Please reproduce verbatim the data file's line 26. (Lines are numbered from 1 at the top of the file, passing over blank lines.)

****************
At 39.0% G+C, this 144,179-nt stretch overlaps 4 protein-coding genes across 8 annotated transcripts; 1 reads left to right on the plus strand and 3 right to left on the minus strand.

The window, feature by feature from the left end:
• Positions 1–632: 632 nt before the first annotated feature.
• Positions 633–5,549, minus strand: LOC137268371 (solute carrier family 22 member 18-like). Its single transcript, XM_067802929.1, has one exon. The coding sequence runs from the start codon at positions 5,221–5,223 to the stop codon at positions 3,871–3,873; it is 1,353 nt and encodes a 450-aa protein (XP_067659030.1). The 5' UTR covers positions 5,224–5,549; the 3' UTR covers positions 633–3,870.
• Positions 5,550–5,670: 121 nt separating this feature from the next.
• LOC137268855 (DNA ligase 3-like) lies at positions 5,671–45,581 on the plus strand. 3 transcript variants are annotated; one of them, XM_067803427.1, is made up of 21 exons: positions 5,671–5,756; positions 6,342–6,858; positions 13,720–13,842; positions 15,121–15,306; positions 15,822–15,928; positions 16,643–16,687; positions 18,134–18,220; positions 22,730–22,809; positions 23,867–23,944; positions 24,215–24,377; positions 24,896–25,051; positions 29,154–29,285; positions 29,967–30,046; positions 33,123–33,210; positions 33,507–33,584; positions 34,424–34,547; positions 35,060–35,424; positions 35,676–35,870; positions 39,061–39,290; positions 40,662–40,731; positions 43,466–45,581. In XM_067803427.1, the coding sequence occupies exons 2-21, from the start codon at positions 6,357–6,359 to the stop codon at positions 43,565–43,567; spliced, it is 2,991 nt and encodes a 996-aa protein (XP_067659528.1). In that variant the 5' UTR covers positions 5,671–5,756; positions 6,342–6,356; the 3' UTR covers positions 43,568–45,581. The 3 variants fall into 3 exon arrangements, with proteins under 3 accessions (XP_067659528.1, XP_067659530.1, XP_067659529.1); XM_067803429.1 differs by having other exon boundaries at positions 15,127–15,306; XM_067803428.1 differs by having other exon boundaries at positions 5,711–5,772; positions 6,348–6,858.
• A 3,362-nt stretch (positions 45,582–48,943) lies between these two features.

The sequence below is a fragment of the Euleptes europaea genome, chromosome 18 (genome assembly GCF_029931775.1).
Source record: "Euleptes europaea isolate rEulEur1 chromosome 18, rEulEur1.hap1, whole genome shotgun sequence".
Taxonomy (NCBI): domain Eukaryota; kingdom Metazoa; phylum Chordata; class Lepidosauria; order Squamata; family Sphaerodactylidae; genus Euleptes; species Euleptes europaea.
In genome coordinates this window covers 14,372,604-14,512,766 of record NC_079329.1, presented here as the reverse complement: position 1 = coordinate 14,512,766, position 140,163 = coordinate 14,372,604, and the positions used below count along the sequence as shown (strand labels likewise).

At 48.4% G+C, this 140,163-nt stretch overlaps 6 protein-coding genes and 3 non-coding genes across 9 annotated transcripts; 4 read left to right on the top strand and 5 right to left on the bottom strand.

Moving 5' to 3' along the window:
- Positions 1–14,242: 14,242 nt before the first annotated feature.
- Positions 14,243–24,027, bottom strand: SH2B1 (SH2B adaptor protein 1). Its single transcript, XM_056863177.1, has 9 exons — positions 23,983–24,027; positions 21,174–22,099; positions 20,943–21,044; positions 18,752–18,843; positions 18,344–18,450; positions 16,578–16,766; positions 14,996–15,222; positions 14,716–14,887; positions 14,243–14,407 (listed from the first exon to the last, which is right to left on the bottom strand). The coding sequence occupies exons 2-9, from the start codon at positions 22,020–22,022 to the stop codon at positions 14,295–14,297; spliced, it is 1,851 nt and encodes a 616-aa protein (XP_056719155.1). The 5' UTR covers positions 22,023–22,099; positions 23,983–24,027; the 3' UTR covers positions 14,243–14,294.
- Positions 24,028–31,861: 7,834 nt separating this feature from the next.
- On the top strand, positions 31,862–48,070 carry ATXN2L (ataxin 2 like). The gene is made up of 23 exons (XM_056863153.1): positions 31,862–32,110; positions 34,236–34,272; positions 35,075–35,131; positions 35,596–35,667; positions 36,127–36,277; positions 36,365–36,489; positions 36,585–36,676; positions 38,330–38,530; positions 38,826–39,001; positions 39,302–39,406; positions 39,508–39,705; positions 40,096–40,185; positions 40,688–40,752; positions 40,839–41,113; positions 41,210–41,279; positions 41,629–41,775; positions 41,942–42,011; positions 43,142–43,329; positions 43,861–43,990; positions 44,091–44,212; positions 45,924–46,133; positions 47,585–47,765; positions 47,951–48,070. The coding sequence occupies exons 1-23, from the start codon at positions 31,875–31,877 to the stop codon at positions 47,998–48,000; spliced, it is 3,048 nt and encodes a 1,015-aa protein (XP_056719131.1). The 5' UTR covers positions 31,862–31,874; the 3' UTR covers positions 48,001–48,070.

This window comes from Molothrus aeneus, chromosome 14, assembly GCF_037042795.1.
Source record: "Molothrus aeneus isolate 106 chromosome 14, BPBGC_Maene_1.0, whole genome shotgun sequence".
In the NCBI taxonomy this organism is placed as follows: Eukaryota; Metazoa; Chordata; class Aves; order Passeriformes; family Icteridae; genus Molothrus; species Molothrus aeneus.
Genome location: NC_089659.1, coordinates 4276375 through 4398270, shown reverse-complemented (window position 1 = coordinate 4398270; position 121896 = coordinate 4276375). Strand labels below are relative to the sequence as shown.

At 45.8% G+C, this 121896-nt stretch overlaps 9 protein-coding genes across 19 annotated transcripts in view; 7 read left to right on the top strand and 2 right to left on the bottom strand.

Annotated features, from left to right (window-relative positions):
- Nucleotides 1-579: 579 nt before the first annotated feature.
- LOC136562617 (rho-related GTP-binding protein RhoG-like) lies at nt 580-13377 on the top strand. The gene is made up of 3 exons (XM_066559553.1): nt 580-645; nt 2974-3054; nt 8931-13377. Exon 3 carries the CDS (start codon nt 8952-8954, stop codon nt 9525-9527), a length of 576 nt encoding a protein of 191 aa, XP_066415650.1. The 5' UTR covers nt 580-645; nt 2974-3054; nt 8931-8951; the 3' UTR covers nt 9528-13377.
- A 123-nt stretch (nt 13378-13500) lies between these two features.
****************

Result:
- A 123-nt stretch (nt 13378-13500) lies between these two features.